So I said, "Yeah, but on 124, my primary receiver was Dixon, but Weder hit Noble."
He yawned and said, "Probably a little confusion in the backfield. You know how that goes."
Max Corbet, the sports information director, was in the room with us, and as I walked out, still slightly confused, he said, gently, "Coach Tip, don't you know that Weed has the authority to audible off at the line on every play?"
Coach Hess heard him and hurried over to say, "But don't forget the help you gave us with Andy Gamble." He'd averaged 41 yards a punt.
I was stripped of my moment of glory.
Coach Hess and I had one bad disagreement before I left. He wanted the fighter pilot scarf and I didn't want to give it to him. And didn't. The next week he beat Texas A&I, but then he was to play the Southwest Texas State Bobcats. The Bobcats had what at the time was the longest winning streak for a college football team—22 games—and were also the two-time defending NCAA Division II champions. I sent the scarf in the mail.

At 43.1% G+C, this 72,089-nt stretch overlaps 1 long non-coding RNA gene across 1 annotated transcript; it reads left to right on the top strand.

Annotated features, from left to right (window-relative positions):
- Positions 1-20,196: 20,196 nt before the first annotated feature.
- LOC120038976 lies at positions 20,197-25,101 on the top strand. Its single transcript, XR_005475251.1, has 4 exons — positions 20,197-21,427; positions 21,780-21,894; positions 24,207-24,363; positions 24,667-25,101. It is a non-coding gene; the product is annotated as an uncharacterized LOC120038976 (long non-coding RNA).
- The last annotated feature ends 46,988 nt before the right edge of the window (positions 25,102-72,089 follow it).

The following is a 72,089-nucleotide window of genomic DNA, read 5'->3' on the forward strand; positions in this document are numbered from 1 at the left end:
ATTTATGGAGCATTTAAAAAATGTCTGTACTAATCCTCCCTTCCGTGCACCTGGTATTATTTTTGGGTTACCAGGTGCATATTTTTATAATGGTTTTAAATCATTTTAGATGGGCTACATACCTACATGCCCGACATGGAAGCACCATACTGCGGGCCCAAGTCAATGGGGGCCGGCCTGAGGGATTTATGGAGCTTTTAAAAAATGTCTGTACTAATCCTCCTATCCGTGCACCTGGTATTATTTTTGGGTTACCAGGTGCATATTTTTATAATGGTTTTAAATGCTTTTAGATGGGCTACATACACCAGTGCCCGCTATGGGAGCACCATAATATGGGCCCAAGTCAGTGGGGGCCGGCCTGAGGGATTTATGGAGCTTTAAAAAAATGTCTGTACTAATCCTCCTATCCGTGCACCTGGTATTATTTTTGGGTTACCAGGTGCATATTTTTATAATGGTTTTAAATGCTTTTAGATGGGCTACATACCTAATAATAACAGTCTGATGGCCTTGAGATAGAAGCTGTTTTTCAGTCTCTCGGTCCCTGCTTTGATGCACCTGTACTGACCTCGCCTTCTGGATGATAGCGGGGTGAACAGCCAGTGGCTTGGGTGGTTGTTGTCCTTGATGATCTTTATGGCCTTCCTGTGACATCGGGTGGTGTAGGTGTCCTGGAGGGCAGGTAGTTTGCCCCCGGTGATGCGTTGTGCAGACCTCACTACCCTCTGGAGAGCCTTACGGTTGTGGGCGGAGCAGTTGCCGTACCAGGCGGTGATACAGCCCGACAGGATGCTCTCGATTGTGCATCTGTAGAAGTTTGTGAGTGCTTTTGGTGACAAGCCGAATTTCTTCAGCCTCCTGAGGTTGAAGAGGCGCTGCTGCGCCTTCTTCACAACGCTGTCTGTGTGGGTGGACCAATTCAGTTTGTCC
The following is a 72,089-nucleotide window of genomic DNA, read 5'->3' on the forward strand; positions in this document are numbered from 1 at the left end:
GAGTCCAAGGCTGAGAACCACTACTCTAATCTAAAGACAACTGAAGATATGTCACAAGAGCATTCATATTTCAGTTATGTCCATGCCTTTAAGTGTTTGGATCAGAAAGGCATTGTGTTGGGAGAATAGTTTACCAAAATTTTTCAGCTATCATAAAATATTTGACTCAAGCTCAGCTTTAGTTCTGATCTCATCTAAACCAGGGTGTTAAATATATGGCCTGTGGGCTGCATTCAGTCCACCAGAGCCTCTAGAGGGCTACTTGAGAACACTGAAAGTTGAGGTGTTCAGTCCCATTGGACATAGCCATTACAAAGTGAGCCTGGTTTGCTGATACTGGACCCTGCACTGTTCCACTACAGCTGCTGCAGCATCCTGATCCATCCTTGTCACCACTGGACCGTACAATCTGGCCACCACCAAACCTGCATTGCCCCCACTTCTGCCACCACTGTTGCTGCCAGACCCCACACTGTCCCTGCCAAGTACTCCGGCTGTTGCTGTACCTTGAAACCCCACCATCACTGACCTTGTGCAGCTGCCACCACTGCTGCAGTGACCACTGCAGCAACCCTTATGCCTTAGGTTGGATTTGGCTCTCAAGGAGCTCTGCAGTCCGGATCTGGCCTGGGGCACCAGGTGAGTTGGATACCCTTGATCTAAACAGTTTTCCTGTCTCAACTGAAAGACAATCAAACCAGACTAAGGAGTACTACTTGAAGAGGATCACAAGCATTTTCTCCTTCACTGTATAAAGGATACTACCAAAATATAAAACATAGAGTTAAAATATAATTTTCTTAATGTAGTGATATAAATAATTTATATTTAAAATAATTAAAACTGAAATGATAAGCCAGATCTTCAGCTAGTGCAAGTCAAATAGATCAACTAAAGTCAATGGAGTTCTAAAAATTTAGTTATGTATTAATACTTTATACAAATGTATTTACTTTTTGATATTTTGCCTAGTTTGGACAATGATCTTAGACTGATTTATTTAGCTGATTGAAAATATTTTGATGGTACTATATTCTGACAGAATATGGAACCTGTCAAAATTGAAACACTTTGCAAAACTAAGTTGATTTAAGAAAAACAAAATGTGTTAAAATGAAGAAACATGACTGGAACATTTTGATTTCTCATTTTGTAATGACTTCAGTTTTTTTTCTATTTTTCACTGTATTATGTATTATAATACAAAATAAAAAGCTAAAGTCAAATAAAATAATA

At the half we were down 17-zip. Coach Hess later told me he'd hung the scarf on the locker room wall where all the players could see it. During intermission he pointed to the scarf and told them, "That's a symbol of a fighter pilot. The most dedicated, the most courageous, the most single-minded and goal-directed men in the world. Let every player rub on that scarf, and let every player, in this last half, be a fighter pilot."
With only 4:49 to go, Weder completed a pass to Charlie Smith, who made a one-handed catch, and then ran for a 20-yard TD to tie the game 24-24.
Next defensive tackle Mike Granger intercepted a tipped pass to give the Lumberjacks the ball on the Southwest Texas 36 with 1:47 to play. Five plays later Wilson kicked a 37-yard field goal to make the final score 27-24 in Stephen F. Austin's favor.
Coach Hess called me about an hour after the game, and I asked him what my chances were for getting my scarf back.